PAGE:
If you are not familiar with the concept, technical debt is essentially the idea that you build and program things quickly, skipping the niceties in order to ship, and then fix it later. By putting things off you build up debt that needs to be paid down later. One of the places this most commonly shows itself is in performance.

It works like this. Developers make features because the business and users want features. Performance is hard, and the benefits of good performance are not usually as obvious or concrete as the benefits of new features. Therefore, nobody really pays attention to performance or it is intentionally skipped until it gets so bad that people consciously notice it. Then the developers need to do a “feature freeze” and fix things until performance is at least “okay.” again. If you don’t mind the cliche, the feature freeze is the “Rinse.”, and then it all starts over again — “Repeat.” This is the cycle of technical debt.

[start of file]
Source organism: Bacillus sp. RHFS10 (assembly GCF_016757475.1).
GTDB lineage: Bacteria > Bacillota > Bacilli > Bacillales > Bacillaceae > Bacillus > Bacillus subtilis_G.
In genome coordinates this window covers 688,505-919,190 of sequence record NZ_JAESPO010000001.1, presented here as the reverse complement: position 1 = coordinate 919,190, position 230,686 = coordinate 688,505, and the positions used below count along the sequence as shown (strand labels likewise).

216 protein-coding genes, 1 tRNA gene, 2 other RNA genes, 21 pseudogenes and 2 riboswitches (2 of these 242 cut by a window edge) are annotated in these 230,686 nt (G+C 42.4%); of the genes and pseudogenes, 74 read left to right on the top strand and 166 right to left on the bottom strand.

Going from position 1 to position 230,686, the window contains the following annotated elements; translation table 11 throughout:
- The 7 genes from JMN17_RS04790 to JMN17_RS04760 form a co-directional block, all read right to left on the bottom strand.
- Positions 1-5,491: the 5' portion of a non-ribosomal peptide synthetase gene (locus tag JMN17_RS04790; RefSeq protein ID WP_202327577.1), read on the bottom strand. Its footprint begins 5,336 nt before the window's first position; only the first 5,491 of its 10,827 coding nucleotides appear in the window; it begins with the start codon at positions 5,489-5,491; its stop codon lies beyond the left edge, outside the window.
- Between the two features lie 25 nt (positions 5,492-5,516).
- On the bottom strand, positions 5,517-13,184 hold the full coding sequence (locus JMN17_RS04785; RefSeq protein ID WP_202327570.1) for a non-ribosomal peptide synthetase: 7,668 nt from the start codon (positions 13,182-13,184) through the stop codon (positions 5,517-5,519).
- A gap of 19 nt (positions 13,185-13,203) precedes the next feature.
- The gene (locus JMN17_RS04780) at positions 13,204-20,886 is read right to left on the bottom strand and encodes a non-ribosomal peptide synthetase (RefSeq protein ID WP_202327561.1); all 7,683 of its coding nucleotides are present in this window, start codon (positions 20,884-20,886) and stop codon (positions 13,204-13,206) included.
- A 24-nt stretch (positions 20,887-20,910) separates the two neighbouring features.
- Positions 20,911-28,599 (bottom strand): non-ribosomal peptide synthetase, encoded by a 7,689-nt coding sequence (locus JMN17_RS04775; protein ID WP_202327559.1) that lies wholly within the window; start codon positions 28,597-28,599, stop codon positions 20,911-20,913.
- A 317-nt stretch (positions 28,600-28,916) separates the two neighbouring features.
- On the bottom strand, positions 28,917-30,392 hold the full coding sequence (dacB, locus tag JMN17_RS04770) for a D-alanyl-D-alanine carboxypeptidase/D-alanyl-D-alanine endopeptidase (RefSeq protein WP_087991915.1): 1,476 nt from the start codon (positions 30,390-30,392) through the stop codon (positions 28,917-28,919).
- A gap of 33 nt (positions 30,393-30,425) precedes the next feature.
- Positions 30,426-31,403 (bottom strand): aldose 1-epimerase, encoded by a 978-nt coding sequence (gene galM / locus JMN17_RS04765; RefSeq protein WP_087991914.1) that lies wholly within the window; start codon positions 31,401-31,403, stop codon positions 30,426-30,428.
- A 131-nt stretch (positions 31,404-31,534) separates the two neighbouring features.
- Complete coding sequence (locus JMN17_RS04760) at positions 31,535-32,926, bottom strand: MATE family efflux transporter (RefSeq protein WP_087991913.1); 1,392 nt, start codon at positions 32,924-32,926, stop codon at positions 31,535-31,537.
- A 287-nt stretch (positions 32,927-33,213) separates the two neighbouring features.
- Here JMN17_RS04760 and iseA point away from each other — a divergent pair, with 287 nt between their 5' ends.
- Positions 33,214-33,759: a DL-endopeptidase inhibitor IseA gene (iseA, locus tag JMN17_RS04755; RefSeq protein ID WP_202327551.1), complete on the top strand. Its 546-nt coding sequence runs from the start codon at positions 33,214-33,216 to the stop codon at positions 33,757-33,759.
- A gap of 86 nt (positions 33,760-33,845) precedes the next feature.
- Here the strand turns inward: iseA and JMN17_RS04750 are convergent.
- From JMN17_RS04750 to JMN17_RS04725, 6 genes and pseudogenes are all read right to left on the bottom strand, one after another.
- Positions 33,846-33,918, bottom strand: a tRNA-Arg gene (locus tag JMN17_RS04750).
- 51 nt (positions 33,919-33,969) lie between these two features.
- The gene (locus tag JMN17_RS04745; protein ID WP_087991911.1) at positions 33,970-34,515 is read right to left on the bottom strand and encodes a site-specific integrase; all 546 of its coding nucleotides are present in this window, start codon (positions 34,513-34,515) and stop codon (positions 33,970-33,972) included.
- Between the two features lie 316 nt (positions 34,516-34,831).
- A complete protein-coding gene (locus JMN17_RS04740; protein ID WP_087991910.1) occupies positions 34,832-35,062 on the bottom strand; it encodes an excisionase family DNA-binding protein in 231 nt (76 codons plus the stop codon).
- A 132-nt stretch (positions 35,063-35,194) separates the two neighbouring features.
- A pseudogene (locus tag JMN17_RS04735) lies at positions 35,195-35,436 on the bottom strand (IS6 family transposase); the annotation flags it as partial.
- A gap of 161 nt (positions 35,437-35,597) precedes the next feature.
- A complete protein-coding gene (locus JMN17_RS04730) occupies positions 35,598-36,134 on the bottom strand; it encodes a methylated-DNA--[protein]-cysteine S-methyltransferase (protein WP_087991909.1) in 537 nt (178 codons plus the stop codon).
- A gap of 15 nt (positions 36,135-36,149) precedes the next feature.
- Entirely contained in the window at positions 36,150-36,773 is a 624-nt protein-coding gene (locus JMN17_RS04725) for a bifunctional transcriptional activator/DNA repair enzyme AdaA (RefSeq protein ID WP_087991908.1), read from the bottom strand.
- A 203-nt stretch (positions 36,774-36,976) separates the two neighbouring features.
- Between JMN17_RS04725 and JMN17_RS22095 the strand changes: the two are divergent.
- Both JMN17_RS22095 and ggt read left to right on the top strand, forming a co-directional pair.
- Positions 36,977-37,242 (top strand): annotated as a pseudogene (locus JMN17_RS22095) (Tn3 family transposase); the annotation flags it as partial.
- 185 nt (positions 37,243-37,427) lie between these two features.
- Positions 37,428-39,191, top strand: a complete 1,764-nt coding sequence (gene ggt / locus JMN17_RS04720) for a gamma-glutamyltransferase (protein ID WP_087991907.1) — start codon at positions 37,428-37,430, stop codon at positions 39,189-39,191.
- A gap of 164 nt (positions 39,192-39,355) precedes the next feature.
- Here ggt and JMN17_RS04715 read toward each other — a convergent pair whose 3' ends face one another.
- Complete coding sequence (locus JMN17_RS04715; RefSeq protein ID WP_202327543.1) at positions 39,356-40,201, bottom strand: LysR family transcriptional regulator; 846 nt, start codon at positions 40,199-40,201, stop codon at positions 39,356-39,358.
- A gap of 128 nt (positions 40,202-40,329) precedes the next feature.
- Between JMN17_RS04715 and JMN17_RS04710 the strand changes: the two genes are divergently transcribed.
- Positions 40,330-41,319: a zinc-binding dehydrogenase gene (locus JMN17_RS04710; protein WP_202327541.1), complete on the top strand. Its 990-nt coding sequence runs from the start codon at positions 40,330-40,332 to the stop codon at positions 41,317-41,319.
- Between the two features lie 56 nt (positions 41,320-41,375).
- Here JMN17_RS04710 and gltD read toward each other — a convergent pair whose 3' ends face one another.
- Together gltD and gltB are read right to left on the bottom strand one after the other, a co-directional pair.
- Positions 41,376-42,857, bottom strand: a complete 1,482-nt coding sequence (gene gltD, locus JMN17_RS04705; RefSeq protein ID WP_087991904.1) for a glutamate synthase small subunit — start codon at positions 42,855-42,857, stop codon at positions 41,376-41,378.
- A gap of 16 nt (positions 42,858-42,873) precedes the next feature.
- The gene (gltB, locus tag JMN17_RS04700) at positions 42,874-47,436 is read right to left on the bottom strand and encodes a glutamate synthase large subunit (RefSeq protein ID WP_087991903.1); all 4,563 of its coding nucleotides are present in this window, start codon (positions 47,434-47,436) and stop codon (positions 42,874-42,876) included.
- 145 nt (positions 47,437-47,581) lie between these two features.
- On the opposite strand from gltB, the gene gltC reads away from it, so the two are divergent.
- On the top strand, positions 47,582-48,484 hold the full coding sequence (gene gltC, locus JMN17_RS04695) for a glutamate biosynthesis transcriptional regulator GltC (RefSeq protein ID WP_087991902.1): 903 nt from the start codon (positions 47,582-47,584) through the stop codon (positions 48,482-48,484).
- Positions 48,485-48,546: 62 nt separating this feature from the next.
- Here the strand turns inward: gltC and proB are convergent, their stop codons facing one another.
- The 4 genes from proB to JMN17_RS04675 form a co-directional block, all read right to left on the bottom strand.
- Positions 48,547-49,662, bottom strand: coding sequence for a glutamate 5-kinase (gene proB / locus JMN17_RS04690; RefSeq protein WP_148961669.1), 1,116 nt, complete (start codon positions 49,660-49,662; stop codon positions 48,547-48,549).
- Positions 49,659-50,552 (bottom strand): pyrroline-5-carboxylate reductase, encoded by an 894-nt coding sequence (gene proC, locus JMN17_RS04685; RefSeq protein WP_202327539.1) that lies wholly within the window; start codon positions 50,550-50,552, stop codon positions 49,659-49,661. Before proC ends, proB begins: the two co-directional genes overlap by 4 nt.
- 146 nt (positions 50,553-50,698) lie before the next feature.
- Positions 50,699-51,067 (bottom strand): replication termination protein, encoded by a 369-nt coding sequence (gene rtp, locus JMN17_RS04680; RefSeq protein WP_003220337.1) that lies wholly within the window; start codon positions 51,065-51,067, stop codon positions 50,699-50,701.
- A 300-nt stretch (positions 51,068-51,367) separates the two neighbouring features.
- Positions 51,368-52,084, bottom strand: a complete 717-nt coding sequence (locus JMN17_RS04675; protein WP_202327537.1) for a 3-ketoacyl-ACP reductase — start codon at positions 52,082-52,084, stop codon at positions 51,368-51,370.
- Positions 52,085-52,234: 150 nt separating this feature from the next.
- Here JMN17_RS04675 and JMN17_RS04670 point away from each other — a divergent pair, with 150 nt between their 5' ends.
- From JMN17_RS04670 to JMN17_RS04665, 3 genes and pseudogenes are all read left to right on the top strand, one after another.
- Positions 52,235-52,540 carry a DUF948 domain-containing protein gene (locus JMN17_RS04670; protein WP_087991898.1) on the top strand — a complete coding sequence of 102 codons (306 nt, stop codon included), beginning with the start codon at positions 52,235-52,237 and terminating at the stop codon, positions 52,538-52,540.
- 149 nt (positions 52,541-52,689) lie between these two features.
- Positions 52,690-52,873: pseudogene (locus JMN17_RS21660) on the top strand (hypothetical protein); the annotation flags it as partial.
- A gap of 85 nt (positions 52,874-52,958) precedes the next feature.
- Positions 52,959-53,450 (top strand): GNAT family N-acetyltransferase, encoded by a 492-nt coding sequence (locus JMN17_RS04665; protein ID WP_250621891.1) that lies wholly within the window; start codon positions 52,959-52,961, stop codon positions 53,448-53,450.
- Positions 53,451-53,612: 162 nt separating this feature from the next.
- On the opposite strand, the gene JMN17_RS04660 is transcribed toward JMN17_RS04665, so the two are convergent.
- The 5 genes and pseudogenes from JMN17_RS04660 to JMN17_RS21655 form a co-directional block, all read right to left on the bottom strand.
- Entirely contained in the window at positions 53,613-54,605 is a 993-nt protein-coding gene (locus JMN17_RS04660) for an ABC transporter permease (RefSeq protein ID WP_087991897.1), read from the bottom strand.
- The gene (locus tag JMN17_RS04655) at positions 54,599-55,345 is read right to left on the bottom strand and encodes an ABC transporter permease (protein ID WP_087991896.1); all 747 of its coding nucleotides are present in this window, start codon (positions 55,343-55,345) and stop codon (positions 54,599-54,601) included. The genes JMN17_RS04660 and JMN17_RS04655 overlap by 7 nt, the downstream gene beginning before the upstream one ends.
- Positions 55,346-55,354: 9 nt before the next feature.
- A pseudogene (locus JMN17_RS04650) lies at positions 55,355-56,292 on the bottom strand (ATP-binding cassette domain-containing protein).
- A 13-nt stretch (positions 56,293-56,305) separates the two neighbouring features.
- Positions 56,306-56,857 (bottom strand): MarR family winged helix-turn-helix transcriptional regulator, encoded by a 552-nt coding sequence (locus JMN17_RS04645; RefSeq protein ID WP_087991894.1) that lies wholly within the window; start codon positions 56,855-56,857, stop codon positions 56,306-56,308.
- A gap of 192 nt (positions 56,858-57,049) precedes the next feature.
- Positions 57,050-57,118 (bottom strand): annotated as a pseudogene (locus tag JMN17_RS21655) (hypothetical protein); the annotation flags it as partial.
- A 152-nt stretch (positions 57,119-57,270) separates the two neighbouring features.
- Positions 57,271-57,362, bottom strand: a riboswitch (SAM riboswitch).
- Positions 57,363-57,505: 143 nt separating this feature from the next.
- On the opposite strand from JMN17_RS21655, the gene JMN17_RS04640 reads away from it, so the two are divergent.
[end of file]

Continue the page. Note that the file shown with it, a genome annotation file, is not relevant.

At Stack Exchange I saw this happen, the developers had to stop working on features and fix performance because it got the point where we were getting timeouts. However, here is where things get interesting: After that, it never happened again.

“Impossible!” No, it is not impossible. In reality, of course there are still things that slip by, but the overall macro cycle of technical debt, when it comes to performance, is avoidable. And if you order my VHS series for 19.95, I will tell you how.

In all seriousness, even if there is no one recipe, from my viewpoint Stack Exchange escaped the cycle through culture, and making the right performance investments. The culture that lead to this consists of: